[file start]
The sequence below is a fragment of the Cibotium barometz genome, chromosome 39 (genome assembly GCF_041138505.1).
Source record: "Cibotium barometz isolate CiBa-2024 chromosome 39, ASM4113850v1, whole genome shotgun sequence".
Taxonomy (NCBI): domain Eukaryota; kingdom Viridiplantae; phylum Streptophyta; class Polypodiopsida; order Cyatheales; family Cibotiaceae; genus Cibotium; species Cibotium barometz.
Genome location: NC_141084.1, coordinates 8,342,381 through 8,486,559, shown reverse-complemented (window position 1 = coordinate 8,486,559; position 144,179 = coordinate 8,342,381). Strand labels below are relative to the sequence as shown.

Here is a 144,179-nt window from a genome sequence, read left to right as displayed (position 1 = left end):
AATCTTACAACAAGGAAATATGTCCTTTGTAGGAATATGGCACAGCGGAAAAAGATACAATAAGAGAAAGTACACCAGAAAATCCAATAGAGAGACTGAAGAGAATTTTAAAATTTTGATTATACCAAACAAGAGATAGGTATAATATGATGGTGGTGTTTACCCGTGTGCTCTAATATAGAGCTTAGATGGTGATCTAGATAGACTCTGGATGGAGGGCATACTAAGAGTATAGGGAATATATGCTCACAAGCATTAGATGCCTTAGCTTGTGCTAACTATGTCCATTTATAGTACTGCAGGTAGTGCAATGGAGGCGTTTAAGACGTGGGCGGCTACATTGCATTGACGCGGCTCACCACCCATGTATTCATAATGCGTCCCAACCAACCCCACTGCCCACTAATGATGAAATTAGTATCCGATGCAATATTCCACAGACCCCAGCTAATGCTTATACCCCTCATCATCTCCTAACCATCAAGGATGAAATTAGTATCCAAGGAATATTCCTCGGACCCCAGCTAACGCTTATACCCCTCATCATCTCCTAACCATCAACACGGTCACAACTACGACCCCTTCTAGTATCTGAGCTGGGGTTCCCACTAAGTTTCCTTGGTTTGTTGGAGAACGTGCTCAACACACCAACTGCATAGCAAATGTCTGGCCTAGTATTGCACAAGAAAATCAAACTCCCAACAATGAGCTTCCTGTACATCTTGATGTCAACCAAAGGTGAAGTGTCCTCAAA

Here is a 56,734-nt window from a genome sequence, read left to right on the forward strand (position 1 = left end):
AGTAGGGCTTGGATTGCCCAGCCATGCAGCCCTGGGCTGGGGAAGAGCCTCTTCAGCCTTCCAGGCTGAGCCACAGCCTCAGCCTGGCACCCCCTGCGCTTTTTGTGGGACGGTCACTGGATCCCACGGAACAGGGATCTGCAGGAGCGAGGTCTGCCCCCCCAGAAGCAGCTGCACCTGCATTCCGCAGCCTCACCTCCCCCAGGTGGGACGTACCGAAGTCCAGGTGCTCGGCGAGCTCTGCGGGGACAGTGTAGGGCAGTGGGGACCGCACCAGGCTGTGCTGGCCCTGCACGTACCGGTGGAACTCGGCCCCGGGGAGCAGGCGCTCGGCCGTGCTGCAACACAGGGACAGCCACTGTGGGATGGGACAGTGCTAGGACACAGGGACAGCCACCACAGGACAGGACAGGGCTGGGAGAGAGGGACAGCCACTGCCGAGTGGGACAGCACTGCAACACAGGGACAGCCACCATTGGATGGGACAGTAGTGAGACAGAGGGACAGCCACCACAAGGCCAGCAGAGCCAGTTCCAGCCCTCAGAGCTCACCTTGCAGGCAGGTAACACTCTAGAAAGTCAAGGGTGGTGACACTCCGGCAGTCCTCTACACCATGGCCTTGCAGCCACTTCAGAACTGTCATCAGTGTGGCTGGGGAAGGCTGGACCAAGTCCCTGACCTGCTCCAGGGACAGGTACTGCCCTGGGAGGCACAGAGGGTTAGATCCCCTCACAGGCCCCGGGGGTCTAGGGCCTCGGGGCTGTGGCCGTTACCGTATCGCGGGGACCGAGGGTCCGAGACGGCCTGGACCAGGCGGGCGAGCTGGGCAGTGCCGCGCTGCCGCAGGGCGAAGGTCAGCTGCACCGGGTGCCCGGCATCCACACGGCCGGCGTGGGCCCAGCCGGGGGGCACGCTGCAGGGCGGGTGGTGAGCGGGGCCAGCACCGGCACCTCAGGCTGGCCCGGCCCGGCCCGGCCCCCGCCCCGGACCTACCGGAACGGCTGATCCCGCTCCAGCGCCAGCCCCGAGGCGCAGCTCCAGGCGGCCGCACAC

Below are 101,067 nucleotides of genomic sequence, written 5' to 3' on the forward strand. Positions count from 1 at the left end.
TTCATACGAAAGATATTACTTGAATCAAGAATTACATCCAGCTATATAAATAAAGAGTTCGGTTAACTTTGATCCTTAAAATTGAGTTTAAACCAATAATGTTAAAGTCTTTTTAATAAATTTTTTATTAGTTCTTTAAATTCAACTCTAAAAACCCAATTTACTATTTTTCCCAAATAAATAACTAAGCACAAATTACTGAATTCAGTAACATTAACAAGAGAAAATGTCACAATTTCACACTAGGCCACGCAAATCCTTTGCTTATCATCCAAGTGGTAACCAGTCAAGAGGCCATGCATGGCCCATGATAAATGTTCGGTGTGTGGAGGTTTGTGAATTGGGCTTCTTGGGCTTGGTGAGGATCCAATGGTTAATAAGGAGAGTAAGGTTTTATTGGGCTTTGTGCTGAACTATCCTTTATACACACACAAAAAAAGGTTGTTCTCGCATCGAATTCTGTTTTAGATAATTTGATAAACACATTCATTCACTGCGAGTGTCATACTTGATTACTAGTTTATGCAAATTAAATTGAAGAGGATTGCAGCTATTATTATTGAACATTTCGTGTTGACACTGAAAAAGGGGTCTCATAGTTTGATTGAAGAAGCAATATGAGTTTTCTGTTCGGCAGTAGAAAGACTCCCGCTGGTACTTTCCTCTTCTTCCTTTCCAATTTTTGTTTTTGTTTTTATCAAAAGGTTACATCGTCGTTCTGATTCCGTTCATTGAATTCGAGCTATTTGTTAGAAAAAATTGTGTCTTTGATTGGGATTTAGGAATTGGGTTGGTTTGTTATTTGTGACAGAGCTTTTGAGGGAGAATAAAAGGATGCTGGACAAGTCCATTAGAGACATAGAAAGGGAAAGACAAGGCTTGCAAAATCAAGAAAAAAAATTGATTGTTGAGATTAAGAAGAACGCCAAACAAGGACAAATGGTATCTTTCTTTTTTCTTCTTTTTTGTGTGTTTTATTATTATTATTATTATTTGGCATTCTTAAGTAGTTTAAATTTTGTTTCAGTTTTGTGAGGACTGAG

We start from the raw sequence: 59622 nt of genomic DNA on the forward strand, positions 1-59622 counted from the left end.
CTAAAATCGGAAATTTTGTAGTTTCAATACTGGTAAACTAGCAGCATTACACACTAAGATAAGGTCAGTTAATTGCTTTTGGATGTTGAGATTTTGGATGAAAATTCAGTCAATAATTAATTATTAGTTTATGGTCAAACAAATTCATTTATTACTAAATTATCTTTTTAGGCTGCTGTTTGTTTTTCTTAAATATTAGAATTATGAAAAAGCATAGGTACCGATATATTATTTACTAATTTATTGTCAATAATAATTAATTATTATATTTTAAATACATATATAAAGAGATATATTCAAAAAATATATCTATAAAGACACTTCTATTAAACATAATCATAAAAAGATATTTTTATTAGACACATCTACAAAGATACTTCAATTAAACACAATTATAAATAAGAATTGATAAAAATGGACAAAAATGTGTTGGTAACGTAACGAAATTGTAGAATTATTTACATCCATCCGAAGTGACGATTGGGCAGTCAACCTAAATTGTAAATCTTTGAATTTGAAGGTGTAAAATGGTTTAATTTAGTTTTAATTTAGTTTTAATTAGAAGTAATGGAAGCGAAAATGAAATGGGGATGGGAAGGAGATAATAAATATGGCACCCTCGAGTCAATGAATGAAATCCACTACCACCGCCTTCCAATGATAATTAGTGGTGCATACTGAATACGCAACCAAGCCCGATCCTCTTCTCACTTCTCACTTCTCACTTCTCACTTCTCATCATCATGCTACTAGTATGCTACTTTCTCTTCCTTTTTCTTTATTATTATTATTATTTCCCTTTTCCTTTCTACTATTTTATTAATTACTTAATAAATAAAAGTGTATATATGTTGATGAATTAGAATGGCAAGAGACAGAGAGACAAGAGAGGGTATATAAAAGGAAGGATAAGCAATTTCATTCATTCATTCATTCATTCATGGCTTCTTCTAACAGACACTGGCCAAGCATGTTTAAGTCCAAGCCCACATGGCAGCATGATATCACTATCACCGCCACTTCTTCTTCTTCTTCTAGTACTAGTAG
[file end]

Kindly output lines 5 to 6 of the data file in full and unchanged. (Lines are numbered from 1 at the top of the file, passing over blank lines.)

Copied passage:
Here is a 144,179-nt window from a genome sequence, read left to right as displayed (position 1 = left end):
AATCTTACAACAAGGAAATATGTCCTTTGTAGGAATATGGCACAGCGGAAAAAGATACAATAAGAGAAAGTACACCAGAAAATCCAATAGAGAGACTGAAGAGAATTTTAAAATTTTGATTATACCAAACAAGAGATAGGTATAATATGATGGTGGTGTTTACCCGTGTGCTCTAATATAGAGCTTAGATGGTGATCTAGATAGACTCTGGATGGAGGGCATACTAAGAGTATAGGGAATATATGCTCACAAGCATTAGATGCCTTAGCTTGTGCTAACTATGTCCATTTATAGTACTGCAGGTAGTGCAATGGAGGCGTTTAAGACGTGGGCGGCTACATTGCATTGACGCGGCTCACCACCCATGTATTCATAATGCGTCCCAACCAACCCCACTGCCCACTAATGATGAAATTAGTATCCGATGCAATATTCCACAGACCCCAGCTAATGCTTATACCCCTCATCATCTCCTAACCATCAAGGATGAAATTAGTATCCAAGGAATATTCCTCGGACCCCAGCTAACGCTTATACCCCTCATCATCTCCTAACCATCAACACGGTCACAACTACGACCCCTTCTAGTATCTGAGCTGGGGTTCCCACTAAGTTTCCTTGGTTTGTTGGAGAACGTGCTCAACACACCAACTGCATAGCAAATGTCTGGCCTAGTATTGCACAAGAAAATCAAACTCCCAACAATGAGCTTCCTGTACATCTTGATGTCAACCAAAGGTGAAGTGTCCTCAAA